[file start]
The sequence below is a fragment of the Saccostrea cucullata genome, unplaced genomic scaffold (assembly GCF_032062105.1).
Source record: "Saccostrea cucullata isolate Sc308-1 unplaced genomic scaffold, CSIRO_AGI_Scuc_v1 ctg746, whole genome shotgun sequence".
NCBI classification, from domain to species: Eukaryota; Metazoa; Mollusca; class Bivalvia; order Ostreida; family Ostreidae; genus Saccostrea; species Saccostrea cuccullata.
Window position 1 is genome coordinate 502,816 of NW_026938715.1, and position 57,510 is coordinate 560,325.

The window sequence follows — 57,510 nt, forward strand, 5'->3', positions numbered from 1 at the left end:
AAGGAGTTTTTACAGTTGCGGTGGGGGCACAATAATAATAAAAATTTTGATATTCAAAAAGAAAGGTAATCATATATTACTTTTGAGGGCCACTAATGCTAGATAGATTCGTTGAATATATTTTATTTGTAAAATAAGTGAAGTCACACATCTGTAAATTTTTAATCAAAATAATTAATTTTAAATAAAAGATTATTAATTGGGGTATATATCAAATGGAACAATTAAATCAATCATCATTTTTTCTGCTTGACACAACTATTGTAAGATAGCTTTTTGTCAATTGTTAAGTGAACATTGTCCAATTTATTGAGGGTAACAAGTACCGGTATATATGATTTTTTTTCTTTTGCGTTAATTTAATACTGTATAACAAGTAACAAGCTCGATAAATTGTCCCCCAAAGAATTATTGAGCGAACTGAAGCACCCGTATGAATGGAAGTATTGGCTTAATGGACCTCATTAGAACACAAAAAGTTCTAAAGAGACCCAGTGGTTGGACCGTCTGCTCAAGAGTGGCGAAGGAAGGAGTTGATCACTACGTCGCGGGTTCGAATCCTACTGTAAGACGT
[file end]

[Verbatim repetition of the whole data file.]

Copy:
The sequence below is a fragment of the Saccostrea cucullata genome, unplaced genomic scaffold (assembly GCF_032062105.1).
Source record: "Saccostrea cucullata isolate Sc308-1 unplaced genomic scaffold, CSIRO_AGI_Scuc_v1 ctg746, whole genome shotgun sequence".
NCBI classification, from domain to species: Eukaryota; Metazoa; Mollusca; class Bivalvia; order Ostreida; family Ostreidae; genus Saccostrea; species Saccostrea cuccullata.
Window position 1 is genome coordinate 502,816 of NW_026938715.1, and position 57,510 is coordinate 560,325.

The window sequence follows — 57,510 nt, forward strand, 5'->3', positions numbered from 1 at the left end:
AAGGAGTTTTTACAGTTGCGGTGGGGGCACAATAATAATAAAAATTTTGATATTCAAAAAGAAAGGTAATCATATATTACTTTTGAGGGCCACTAATGCTAGATAGATTCGTTGAATATATTTTATTTGTAAAATAAGTGAAGTCACACATCTGTAAATTTTTAATCAAAATAATTAATTTTAAATAAAAGATTATTAATTGGGGTATATATCAAATGGAACAATTAAATCAATCATCATTTTTTCTGCTTGACACAACTATTGTAAGATAGCTTTTTGTCAATTGTTAAGTGAACATTGTCCAATTTATTGAGGGTAACAAGTACCGGTATATATGATTTTTTTTCTTTTGCGTTAATTTAATACTGTATAACAAGTAACAAGCTCGATAAATTGTCCCCCAAAGAATTATTGAGCGAACTGAAGCACCCGTATGAATGGAAGTATTGGCTTAATGGACCTCATTAGAACACAAAAAGTTCTAAAGAGACCCAGTGGTTGGACCGTCTGCTCAAGAGTGGCGAAGGAAGGAGTTGATCACTACGTCGCGGGTTCGAATCCTACTGTAAGACGT